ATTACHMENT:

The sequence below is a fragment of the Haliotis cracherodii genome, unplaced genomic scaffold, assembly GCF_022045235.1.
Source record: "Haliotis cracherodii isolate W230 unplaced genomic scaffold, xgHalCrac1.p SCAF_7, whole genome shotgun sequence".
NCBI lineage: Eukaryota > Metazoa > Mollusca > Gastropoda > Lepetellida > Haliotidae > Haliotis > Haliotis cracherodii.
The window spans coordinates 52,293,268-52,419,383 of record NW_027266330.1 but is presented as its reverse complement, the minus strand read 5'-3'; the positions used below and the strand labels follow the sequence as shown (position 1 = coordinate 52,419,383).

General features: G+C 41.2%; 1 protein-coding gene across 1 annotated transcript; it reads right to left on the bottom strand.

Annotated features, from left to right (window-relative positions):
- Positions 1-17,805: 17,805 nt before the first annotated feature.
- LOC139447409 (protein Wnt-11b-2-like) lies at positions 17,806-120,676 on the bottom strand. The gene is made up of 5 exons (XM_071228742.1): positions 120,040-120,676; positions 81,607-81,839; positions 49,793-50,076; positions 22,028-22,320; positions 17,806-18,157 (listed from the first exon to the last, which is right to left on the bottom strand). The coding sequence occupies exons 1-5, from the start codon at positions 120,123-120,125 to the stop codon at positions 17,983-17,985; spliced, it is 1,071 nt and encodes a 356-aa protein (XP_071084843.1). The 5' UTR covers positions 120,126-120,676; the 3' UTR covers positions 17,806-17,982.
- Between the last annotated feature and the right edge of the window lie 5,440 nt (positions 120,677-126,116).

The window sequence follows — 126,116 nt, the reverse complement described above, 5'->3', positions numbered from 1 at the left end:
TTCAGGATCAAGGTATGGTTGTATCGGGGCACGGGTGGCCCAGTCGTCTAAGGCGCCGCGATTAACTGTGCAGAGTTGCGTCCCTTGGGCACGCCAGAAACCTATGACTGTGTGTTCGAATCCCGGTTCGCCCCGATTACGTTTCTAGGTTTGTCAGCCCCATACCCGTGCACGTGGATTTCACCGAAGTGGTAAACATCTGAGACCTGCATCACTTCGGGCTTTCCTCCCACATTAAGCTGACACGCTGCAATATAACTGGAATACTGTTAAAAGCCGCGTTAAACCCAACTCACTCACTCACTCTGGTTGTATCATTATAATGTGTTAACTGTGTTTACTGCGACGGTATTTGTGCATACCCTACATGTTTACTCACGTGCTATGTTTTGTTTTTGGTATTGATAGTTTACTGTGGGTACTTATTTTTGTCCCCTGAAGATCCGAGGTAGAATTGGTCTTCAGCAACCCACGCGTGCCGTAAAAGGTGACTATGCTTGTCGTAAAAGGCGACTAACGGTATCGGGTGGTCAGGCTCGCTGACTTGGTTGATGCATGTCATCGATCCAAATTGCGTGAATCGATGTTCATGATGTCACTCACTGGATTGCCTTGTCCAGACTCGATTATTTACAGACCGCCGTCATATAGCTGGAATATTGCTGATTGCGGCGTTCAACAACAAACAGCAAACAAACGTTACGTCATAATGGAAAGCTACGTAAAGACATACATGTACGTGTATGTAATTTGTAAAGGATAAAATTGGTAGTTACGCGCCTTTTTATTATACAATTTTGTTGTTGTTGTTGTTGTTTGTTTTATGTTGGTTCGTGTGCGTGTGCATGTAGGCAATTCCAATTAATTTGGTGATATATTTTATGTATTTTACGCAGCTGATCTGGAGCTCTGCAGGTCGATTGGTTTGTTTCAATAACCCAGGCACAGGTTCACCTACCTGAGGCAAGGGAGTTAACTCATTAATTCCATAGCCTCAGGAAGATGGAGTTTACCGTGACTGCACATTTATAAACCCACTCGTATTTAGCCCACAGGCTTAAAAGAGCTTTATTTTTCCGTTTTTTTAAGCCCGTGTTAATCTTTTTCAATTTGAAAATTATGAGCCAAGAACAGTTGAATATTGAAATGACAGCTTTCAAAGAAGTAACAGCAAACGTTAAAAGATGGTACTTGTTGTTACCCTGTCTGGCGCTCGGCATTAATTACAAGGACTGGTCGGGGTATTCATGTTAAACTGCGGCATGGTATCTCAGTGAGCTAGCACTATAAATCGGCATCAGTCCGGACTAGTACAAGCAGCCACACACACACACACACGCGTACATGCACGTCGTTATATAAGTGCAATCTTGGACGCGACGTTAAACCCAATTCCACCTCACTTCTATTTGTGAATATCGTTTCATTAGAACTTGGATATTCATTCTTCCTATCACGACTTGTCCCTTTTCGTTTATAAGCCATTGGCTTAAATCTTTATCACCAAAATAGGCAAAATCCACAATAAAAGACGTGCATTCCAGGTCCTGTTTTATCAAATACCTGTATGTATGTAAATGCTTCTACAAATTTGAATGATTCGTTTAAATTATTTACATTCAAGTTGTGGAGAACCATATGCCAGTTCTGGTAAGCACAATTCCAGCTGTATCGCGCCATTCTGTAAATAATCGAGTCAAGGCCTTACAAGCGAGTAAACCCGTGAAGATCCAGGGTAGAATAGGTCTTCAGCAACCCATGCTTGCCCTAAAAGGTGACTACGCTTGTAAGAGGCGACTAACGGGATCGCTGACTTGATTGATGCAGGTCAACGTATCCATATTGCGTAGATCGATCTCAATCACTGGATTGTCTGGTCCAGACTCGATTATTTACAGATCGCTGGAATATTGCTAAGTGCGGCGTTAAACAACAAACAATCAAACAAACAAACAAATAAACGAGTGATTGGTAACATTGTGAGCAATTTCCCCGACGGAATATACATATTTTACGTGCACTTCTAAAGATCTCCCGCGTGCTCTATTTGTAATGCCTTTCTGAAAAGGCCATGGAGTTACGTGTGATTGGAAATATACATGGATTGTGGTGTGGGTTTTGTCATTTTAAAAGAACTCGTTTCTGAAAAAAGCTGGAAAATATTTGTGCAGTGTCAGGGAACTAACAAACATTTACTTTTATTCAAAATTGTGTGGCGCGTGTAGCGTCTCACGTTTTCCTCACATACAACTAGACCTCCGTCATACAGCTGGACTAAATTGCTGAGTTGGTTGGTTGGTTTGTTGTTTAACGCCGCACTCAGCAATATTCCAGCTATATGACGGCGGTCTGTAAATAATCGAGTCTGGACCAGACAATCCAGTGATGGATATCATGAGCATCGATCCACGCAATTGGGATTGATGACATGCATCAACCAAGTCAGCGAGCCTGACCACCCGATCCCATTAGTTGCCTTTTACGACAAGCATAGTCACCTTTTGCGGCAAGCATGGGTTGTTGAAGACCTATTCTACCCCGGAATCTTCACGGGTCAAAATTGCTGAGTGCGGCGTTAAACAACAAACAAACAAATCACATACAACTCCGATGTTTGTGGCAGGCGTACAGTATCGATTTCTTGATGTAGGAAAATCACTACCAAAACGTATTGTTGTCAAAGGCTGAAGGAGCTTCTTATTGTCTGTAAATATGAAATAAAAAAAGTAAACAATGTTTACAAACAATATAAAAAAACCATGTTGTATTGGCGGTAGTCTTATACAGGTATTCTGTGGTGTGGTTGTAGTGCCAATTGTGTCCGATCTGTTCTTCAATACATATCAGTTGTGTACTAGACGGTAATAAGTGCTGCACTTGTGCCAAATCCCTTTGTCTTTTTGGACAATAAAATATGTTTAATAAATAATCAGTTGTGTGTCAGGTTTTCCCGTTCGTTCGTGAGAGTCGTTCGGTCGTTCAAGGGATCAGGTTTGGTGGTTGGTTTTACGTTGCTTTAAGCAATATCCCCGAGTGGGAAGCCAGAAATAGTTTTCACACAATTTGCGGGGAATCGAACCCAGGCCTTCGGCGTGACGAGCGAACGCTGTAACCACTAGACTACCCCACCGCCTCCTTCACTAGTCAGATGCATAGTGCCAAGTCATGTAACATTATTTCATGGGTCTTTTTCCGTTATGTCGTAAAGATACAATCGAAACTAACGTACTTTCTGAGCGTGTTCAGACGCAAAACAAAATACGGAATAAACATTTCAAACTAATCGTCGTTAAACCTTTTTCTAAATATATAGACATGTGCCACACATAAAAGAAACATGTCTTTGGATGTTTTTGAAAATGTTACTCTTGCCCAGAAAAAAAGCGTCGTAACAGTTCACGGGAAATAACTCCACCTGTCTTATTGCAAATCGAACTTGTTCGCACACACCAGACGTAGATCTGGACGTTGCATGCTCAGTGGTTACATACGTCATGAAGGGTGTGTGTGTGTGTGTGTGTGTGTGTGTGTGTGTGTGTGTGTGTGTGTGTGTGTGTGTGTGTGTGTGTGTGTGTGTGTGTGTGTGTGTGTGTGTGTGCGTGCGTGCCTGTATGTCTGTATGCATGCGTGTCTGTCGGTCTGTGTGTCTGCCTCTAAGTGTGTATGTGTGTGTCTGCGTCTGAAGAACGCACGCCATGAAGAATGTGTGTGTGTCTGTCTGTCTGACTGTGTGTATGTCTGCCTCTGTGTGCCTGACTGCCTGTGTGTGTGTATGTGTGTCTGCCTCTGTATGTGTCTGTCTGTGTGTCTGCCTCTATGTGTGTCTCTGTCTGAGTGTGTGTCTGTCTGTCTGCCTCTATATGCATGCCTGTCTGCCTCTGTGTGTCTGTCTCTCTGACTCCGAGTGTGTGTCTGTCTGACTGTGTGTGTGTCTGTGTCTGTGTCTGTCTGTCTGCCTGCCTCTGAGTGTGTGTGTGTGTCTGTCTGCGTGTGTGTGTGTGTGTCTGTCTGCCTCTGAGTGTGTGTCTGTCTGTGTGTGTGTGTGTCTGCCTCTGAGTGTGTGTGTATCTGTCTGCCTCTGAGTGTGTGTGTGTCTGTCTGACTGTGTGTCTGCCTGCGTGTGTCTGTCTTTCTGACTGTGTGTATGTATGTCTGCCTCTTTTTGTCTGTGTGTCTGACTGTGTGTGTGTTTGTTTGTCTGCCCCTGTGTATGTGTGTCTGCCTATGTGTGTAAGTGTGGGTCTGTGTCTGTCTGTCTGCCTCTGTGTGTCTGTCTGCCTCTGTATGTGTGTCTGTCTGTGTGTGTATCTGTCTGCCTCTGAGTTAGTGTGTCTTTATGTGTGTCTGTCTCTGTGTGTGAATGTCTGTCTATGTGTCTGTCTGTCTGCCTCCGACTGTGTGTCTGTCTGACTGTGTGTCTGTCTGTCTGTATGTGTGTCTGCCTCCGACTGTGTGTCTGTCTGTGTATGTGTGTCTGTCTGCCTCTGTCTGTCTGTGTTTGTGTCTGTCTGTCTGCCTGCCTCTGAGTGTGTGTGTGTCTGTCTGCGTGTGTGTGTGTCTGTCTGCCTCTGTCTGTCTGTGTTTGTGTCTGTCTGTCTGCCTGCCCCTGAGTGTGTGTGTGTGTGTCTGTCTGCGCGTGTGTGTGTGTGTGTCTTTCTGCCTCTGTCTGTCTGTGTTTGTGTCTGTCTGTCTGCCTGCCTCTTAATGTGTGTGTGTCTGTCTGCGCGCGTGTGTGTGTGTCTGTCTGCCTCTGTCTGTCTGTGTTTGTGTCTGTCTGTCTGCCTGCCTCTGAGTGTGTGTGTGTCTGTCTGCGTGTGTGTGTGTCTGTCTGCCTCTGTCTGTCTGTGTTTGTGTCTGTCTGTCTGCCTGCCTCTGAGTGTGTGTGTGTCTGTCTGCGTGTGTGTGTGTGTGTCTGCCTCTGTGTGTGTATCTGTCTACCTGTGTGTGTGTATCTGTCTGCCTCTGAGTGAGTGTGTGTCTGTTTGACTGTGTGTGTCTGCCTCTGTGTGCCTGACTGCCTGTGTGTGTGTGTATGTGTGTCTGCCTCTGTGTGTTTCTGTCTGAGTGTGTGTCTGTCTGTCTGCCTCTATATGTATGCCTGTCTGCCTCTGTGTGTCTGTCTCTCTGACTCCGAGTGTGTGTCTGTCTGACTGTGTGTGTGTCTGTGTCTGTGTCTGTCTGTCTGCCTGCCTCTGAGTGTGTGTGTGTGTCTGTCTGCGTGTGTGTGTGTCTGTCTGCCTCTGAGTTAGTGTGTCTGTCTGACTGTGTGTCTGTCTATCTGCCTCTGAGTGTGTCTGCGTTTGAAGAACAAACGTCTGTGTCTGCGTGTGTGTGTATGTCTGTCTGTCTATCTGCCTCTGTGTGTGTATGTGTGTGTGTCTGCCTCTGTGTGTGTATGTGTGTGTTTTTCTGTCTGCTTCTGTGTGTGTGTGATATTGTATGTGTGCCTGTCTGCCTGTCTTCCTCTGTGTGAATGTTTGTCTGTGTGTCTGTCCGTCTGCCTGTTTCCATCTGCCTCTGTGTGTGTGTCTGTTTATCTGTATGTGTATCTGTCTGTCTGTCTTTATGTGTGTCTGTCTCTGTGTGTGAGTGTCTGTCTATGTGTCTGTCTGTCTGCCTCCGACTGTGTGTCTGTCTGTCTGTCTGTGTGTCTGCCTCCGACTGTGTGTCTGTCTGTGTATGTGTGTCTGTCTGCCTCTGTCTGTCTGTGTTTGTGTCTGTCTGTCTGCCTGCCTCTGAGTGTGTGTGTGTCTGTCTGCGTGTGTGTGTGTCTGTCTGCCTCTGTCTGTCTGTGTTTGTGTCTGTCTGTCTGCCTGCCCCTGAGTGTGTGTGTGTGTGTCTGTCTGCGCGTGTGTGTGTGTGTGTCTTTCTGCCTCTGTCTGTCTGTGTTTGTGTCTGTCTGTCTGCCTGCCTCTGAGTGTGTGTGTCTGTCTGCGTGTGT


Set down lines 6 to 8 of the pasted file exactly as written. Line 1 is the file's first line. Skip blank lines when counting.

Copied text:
Annotated features, from left to right (window-relative positions):
- Positions 1-17,805: 17,805 nt before the first annotated feature.
- LOC139447409 (protein Wnt-11b-2-like) lies at positions 17,806-120,676 on the bottom strand. The gene is made up of 5 exons (XM_071228742.1): positions 120,040-120,676; positions 81,607-81,839; positions 49,793-50,076; positions 22,028-22,320; positions 17,806-18,157 (listed from the first exon to the last, which is right to left on the bottom strand). The coding sequence occupies exons 1-5, from the start codon at positions 120,123-120,125 to the stop codon at positions 17,983-17,985; spliced, it is 1,071 nt and encodes a 356-aa protein (XP_071084843.1). The 5' UTR covers positions 120,126-120,676; the 3' UTR covers positions 17,806-17,982.